Companies Miss Strategic Security Focus, PricewaterhouseCoopers Says
The problem: how to support an "always on" environment.
The carrot-and-stick technique still drives security at today's companies according to a new survey from PricewaterhouseCoopers (PwC) and CIO Magazine. The survey found that such external factors as government regulations and industry pressure, rather than internal risk assessment, are the primary drivers of a company's security approach.
The study, “The State of Information Security 2003,” surveyed over 7,500 executives worldwide. PwC says it is likely the largest security survey in the world.
First, the bad news. “Companies are not defining their security problems correctly,” says Joe Duffy, global leader of the security and privacy practice at PwC. “The problem is not with user identities, viruses, or patches. The problem is how to support an ‘always on’ environment. It's about productivity, operational resilience, fault tolerance, and the ability of customers to get what they want when they want it.”
So when it comes to security, companies still have a long way to go. “One-third or less [respondents] said they've got monitoring standards, enforcement standards, incident response, or are classifying the value of their data; 10 percent of those surveyed said they have no formal security policy whatsoever, and few companies are including partners and suppliers in their policy,” says Mark Lobel, senior manager in the PwC security and privacy services group.
The problem today is that since 9/11, says Lobel, companies have been in a highly reactive mode, investing without thinking beyond technology to the people and processes needed to act on information the technology generates. Without all three things, security simply won’t function effectively. “You have to be strategic and fix [that] dam, that's what we're just starting to see with this year's survey. People have stopped using fingers and cork and started getting cement—but just barely started.”
Duffy predicts “2004 to be the year companies begin to look at security as a strategic enabler,” since today 42 percent of companies are “investing in measures that are more proactive, and enhancing network security and intrusion detection.”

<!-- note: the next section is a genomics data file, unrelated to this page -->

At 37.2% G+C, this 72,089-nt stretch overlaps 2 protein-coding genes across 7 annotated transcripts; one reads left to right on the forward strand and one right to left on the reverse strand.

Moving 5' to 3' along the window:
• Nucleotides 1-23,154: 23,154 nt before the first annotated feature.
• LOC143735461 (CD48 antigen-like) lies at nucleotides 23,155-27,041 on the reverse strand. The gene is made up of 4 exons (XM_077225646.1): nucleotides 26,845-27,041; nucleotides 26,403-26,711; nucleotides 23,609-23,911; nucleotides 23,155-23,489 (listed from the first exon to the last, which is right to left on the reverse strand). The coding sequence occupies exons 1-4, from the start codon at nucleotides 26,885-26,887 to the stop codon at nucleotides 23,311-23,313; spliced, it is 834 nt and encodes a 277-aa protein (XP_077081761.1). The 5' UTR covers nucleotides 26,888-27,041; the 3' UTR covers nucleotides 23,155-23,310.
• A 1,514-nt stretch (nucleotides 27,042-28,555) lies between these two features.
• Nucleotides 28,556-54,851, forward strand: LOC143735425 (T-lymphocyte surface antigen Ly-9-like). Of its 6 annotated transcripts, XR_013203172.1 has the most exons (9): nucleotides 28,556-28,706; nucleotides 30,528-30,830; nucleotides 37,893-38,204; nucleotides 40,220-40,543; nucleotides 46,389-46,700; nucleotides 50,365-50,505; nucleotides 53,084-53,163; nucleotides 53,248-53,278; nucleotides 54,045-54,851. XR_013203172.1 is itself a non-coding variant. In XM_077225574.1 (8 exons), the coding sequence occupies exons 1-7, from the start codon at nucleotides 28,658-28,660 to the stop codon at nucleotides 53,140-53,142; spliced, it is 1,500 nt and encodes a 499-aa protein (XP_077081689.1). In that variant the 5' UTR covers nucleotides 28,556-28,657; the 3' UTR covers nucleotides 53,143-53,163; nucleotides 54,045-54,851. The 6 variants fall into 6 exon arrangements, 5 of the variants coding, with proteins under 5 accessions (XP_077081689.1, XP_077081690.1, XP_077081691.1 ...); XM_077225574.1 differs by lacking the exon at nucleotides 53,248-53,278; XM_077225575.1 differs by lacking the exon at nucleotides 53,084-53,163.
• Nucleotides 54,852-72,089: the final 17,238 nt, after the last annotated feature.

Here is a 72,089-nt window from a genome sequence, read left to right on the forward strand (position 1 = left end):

That’s the good news—companies are starting to “get it,” and security budgets are rising as a result. Lobel notes that of respondents, “45 percent said budgets would increase slightly, 17 percent significantly, and 30 percent stay the same, so that's only 8 percent of the respondents that say security spending will decrease, and that's worldwide.”
Speaking of regulations driving change, another interesting finding is that when it comes to reporting incidents, 41 percent of organizations simply don’t tell anyone. That approach won’t fly as well in the future, warns Lobel. He cites new California legislation that requires any company that does business, or has customers, in the state warns customers when it knows or suspects a security breach. “The essence of it is, you're going to have to do something now, you can't bury it.” In addition, he says, Homeland Security and Congress are making more noise about requiring breach disclosures.
Based on the survey results, Lobel has two two-year predictions. The first: “Folks getting their patch management processes in place.” Doing so will require refining the aforementioned people/process/technology trinity. “It's one thing to roll out a patch correctly, it's another thing to just roll out the patch.”
His second prediction is that companies will increasingly get “security information management” software to handle the reams of data generated by various devices (firewalls, intrusion detection systems), generate reports, and look for signs of attack. Today that market, he says, is fragmented. In the future, “it’s either going to die under its own weight, or consolidate.” He forecasts the latter.
Mathew Schwartz is a Contributing Editor for Enterprise Systems and is its Security Strategies column, as well as being a long-time contributor to the company's print publications. Mr. Schwartz is also a security and technology freelance writer.